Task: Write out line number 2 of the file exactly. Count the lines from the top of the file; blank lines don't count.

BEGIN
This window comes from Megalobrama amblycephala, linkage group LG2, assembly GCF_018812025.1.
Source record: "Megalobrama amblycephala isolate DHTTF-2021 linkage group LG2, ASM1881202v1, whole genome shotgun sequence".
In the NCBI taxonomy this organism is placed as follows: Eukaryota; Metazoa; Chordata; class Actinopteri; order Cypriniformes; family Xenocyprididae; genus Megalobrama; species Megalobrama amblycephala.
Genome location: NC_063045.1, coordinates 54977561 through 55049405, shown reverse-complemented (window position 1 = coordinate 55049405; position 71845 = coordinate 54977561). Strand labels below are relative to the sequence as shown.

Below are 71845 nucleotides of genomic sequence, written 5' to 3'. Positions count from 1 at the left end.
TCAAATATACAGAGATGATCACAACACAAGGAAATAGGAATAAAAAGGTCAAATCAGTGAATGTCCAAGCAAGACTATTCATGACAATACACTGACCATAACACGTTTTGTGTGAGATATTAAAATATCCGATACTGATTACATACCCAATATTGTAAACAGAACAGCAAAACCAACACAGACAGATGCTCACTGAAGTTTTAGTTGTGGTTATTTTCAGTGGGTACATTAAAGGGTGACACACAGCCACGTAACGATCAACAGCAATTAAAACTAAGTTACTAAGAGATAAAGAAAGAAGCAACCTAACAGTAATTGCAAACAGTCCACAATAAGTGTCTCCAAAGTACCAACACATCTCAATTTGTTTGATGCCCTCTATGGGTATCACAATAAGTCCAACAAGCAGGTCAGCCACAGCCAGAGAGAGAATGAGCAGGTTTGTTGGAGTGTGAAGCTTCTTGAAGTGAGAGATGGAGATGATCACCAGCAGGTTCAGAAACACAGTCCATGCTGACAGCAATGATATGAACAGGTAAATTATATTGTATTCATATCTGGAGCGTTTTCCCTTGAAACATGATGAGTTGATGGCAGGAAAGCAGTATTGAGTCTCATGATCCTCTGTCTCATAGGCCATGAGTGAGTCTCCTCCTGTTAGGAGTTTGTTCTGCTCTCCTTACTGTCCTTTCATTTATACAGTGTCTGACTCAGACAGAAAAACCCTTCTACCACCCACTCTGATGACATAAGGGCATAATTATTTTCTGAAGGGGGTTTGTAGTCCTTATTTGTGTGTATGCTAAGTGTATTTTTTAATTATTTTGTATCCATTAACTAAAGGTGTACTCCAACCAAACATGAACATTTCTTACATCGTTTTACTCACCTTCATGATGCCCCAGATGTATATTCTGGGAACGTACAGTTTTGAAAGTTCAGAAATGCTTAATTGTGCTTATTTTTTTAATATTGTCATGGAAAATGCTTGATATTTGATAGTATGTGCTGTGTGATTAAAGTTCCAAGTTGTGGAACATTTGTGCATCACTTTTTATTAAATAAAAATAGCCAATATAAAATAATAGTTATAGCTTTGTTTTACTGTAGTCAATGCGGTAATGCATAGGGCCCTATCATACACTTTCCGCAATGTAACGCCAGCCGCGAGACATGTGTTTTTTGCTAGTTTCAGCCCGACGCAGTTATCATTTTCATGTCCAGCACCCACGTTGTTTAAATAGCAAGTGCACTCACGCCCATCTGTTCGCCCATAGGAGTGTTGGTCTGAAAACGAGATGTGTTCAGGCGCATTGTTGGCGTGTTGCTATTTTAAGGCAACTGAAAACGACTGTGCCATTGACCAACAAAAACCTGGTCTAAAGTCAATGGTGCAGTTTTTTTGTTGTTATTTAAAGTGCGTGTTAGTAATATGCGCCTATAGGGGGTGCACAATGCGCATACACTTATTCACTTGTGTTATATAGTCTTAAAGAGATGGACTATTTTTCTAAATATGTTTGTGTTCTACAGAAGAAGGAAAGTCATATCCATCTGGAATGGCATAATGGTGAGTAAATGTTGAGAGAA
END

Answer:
Source record: "Megalobrama amblycephala isolate DHTTF-2021 linkage group LG2, ASM1881202v1, whole genome shotgun sequence".